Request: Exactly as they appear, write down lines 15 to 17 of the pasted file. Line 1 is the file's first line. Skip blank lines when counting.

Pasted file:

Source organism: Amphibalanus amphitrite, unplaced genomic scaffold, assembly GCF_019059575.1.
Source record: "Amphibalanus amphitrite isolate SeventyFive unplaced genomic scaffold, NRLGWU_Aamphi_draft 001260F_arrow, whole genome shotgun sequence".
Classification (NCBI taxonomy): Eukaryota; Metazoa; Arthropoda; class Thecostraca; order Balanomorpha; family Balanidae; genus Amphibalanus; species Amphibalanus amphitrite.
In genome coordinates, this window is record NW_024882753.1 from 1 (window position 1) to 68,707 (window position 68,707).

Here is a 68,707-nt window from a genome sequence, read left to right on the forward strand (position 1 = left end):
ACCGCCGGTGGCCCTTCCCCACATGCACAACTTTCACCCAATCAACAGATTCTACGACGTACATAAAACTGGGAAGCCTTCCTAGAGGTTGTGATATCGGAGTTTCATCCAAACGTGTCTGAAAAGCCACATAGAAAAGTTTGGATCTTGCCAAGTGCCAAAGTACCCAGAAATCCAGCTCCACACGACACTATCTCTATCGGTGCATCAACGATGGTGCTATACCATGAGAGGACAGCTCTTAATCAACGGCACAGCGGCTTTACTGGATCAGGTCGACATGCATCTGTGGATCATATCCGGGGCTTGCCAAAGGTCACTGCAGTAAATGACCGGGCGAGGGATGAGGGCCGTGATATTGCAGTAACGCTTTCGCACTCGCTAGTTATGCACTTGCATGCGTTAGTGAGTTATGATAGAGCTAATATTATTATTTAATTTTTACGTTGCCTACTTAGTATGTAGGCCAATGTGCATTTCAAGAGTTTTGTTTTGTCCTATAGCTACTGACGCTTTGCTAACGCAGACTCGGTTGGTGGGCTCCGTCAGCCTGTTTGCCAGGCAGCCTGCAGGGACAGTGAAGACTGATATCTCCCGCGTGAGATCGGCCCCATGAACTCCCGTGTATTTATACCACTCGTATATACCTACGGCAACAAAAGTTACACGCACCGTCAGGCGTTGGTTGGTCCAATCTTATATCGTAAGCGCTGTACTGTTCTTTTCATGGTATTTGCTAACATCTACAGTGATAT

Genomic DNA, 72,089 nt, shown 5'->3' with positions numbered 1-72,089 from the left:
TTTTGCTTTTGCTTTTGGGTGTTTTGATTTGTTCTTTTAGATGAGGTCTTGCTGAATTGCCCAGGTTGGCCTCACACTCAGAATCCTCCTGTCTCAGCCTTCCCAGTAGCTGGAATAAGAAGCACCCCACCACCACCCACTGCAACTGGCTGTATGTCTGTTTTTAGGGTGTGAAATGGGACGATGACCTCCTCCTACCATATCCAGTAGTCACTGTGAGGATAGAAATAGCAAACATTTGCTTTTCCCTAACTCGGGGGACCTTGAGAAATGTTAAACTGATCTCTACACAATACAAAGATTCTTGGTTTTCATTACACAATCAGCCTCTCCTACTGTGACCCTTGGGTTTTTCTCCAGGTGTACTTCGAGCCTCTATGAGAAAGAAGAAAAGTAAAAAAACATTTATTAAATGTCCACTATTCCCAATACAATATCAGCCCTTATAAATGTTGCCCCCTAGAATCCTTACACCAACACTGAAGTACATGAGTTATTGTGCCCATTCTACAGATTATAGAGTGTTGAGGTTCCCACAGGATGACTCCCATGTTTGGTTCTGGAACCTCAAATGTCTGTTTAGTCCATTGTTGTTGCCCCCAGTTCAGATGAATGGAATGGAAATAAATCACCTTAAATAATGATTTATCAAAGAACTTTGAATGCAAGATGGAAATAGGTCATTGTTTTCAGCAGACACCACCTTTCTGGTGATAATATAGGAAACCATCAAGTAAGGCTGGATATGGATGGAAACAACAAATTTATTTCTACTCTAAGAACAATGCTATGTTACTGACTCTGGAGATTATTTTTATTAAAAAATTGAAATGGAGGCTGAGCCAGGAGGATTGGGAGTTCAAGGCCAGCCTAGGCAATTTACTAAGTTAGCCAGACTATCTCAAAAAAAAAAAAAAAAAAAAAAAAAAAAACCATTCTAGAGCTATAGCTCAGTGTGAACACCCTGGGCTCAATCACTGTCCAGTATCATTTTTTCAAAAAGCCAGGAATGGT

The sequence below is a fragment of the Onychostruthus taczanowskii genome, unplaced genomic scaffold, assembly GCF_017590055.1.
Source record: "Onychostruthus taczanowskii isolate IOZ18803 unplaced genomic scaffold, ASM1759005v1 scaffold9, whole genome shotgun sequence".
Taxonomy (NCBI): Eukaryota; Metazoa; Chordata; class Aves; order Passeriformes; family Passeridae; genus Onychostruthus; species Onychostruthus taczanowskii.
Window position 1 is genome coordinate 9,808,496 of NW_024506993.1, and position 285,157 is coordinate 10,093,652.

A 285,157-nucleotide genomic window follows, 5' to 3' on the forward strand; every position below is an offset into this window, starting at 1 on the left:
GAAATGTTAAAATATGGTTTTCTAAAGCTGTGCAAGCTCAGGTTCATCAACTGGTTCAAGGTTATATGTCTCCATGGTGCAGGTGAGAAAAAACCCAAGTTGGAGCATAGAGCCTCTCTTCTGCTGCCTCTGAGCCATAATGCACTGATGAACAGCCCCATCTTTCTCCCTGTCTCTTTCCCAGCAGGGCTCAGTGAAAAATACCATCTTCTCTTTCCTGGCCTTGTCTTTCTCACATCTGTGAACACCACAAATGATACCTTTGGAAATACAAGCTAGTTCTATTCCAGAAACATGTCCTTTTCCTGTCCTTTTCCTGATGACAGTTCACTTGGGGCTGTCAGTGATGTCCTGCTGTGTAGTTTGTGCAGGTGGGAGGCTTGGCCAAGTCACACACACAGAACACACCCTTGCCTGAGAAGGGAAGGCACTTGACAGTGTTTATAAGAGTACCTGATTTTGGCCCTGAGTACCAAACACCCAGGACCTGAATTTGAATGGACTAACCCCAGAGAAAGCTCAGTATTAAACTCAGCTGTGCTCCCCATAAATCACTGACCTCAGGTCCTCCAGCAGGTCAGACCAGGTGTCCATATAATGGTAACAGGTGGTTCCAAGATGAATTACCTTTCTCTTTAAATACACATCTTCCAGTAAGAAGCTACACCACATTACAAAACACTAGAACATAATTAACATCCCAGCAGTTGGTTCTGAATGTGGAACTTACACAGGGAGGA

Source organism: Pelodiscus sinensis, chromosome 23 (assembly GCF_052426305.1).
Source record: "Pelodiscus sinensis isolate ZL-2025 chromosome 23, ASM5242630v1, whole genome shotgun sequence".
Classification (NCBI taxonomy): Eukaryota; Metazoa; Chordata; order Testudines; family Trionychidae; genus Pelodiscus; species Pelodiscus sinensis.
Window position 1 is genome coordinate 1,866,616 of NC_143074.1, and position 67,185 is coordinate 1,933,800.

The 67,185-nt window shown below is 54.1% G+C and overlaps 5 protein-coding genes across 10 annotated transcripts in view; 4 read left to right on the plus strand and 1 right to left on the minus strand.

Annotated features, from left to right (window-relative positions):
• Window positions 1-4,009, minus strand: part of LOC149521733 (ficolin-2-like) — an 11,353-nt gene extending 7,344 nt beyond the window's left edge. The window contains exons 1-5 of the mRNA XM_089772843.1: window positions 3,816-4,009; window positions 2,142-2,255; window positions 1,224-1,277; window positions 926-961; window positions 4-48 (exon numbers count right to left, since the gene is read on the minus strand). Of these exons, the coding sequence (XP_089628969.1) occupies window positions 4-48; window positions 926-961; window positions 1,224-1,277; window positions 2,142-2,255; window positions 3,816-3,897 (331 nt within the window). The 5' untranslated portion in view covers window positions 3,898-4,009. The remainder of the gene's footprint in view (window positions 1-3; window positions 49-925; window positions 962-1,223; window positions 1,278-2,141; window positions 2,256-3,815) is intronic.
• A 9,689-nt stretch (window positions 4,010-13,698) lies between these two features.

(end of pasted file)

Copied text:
Source organism: Pelodiscus sinensis, chromosome 23 (assembly GCF_052426305.1).
Source record: "Pelodiscus sinensis isolate ZL-2025 chromosome 23, ASM5242630v1, whole genome shotgun sequence".
Classification (NCBI taxonomy): Eukaryota; Metazoa; Chordata; order Testudines; family Trionychidae; genus Pelodiscus; species Pelodiscus sinensis.